Village Gets OK to Look for Judges in the Towns

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By Kathryn G. Menu

On June 15, New York State Governor David Patterson signed into law legislation that allows residents of the Village of Sag Harbor the right to elect a village justice from outside the village – specifically from the towns of East Hampton and Southampton –without opening the race to the whole of Suffolk County.

The bill was introduced in January – sponsored by New York State Assemblyman Fred W. Thiele, Jr., a lifelong resident of Sag Harbor and the village trustees’ own legal counsel.

While the village was entitled to create its own justice court, which Sag Harbor officials have embarked upon for the second time in five years, its justices must legally reside in Sag Harbor Village or candidacy must be opened up to residents throughout Suffolk County.

Sag Harbor’s population is below 2500 residents, according to 2000 census data. The same census estimates the county’s population at closer to 1.4 million.

“This law presents some geographical issues in that the village of Sag Harbor is only two square miles and Suffolk County consists of 1,000 square miles,” argues Thiele in the bill. “Accordingly, this presents problems for Sag Harbor Village in that the candidate pool for qualified individuals seeking a position as a village justice is either too small or too large. Further, the village of Sag Harbor is located within the Town of Southampton and the Town of East Hampton.”

 “I used the ‘Three Bears’ analogy on this one,” said Thiele on Monday. “Sag Harbor is too small, the county is too large and using the two towns is just right.”

Thiele explained the new state law would enable the village to expand the pool of candidates for village justice in a reasonable way.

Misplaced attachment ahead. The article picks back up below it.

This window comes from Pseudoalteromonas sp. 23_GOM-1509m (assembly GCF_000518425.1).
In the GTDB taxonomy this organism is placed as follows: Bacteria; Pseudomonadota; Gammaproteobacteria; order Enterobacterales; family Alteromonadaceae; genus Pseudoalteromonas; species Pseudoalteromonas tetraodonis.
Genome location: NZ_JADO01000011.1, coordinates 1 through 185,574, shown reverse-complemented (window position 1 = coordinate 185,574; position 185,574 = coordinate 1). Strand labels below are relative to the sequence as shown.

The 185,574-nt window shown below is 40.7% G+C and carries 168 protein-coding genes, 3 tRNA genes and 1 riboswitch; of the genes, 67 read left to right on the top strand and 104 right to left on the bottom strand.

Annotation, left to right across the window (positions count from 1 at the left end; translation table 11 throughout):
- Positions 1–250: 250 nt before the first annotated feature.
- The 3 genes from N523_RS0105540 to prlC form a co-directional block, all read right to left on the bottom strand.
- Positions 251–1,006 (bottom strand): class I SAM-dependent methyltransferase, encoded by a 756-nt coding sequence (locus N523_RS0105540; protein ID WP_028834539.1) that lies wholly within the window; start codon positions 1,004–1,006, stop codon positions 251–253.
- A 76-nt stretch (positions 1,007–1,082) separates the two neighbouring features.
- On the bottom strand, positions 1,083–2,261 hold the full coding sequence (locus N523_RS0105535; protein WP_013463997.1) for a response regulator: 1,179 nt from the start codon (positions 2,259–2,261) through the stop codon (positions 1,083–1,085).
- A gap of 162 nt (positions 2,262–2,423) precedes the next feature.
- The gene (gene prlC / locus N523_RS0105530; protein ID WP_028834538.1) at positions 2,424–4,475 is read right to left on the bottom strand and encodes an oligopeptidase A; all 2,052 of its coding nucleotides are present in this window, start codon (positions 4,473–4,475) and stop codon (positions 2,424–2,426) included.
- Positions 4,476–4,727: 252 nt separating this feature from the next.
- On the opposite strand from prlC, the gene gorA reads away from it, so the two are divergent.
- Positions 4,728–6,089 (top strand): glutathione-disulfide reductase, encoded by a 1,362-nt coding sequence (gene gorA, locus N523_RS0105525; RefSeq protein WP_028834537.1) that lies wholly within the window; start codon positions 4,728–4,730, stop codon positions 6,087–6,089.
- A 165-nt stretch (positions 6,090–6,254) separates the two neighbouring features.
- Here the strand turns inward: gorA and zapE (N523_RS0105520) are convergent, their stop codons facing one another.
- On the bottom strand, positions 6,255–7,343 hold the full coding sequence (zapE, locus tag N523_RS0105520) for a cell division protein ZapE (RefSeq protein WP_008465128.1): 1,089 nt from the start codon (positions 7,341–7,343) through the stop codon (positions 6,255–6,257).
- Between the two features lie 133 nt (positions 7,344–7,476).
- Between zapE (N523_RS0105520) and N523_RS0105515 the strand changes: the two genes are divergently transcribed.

According to Thiele, the change in law will have no impact on a suit filed by Sag Harbor attorney Patricia Weiss earlier this month over the village trustees passage of law creating the office of village justice, the first step in a second try at creating a justice court for Sag Harbor residents. The court is proposed to only hear cases involving traffic infractions and violations as well as misdemeanor crimes and would boast one elected justice and another acting justice. Facilities would be located in the village Municipal Building where court would take place in the second floor meeting room often home to village board meetings, with justice chambers in the mayor’s or trustees’ offices.

Weiss’s suit is the second she has filed in relation to a village justice court. In 2006, she halted similar efforts by the village, with the New York State Supreme Court ruling in her favor after finding trustees had not officially passed a paper resolution creating the court.

While trustees were more careful in this last effort, filing a unanimous resolution in support of the village justice law after keeping a public hearing open on the legislation for six months, in mid-June Weiss filed suit with the United States District Court charging the creation of village justice positions violates her rights under the Constitution for a number of reasons, namely that village law does not demand the elected and acting justices be legally trained.

“Those provisions are state wide provisions, not just within the Village of Sag Harbor,” said Thiele on Monday, adding there have been unsuccessful attempts at changing some of the issues Weiss raises in her suit.

“The village will send a copy of this litigation to the attorney general because the state has a stake in this,” he said. “This is nothing the village, specifically, has proposed or done.”